Men are involved in more cases of death by stupidity, a recent study reveals, as a result of the fact that they engage in more risky behavior than women do. The study adds that this risky behavior (put lightly) can often be described as extremely idiotic and often has fatal consequences. Scientists analyzed the difference in gender where the recipients of the Darwin Award were concerned.
The Darwin award is a quite morbidly humorous award that has been around for the past two decades and is granted to those who lose their lives in “an extraordinarily idiotic manner”. By dying in such ways, the individuals receiving the award are said to increase our species’ long term survival rates by protecting the human gene pool. You would believe that it is unfathomable that someone die in such moronic ways, but the study begs to differ. One terrorist actually died after opening the letter containing the bomb that he had prepared. He sent the letter, however, because of insufficient postage stamps, the letter was returned. The man died when opening the letter he himself had sent.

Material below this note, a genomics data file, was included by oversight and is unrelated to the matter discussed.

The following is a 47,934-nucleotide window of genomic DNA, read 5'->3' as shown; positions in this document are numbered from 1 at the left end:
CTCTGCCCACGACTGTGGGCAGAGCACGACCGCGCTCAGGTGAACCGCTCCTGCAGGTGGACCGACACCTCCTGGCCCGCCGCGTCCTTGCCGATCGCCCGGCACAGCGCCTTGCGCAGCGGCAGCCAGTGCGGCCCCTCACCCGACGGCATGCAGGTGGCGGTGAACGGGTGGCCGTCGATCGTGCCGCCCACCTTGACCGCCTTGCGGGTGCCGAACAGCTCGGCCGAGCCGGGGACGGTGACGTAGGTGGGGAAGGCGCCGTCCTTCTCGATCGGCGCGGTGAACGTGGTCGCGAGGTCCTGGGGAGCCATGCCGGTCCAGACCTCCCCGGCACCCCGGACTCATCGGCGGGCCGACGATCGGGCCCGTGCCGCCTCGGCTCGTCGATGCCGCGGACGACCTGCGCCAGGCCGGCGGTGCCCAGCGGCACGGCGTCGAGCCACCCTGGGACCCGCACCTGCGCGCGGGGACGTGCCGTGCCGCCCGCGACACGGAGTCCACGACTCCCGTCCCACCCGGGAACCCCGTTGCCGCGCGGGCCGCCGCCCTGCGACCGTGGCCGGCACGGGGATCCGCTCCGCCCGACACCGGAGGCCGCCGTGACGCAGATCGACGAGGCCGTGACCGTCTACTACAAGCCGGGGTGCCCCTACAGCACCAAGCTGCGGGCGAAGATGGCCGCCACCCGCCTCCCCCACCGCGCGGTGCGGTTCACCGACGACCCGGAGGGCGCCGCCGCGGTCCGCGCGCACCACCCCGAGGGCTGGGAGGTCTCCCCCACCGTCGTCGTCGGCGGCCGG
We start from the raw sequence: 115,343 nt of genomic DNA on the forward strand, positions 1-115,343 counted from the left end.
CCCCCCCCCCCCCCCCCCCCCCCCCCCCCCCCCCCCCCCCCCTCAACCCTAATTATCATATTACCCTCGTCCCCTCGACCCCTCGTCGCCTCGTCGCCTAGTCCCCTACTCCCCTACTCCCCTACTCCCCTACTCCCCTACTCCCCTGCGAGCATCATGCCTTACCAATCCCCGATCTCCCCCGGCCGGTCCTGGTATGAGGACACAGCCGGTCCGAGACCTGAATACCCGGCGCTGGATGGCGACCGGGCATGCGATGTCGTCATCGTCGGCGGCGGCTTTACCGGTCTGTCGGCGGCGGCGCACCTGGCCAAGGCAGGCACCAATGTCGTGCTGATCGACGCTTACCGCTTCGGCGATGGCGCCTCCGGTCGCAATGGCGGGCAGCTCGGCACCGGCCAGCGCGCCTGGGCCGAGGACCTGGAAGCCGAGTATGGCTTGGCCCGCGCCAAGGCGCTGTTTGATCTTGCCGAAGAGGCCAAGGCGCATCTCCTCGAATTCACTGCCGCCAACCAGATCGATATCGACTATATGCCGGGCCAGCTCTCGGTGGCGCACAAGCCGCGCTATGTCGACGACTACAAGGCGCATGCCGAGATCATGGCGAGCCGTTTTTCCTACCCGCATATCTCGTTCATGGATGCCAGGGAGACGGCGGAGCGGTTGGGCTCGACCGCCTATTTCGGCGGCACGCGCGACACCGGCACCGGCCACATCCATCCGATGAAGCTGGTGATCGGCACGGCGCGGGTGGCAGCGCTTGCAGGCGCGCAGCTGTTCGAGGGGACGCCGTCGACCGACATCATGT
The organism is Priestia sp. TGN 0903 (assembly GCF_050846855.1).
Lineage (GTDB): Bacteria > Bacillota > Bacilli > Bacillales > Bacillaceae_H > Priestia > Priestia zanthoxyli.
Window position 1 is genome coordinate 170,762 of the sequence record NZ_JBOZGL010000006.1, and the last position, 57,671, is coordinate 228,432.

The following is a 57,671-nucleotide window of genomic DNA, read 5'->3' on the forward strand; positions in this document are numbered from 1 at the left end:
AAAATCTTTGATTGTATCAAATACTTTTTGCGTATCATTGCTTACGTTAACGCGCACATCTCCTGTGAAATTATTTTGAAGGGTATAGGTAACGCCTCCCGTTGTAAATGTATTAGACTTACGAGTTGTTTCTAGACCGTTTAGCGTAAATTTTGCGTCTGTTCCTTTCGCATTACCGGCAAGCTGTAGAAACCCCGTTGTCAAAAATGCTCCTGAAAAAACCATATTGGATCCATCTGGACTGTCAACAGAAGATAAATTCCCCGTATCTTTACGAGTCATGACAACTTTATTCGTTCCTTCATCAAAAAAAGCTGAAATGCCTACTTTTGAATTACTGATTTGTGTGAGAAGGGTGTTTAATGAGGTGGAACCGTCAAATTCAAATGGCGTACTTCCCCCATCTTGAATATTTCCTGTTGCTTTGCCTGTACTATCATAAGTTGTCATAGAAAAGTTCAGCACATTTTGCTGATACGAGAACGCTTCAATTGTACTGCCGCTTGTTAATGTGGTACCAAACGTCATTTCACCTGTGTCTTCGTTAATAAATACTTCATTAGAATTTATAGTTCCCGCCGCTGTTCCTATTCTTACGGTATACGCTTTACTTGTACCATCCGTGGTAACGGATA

The British Medical Journal has just released its Christmas edition and, in accordance with the lightheartedness of the issue, researchers decided to also feature the results of this new study. While analyzing their theory that males were more prone to acting idiotically, they reviewed over 332 cases.
All nominees and winners of the Darwin Award between 1995 and 2014 were taken into consideration and separated by gender. Other criteria were taken into consideration: the nominee or recipient must have been of sound mind while conducting the actions that ultimately led to their death. The action must also be verifiable. Last but not least, the person’s actions have to represent mind-boggling misapplications of common sense.
Out of the 332 cases that scientists evaluated, 14 deaths were excluded (they belonged to adventurous couples). Scientists were left with 318 idiotic deaths, of which 88.7 percent had been experienced by men.
“Presumably, idiotic behavior confers some, as yet unidentified, selective advantage on those who do not become its casualties.”
Dennis Lendrem, an expert in decision making and statistics with the Institute of Cellular Medicine said.
What surprised scientists the most, however, was the enormous difference between men and women engaging in such risky behavior, he added. The results of the study only come to support previous theories that men also drive more recklessly, commit more crimes, become drug abusers and engage in extreme sports more often than women.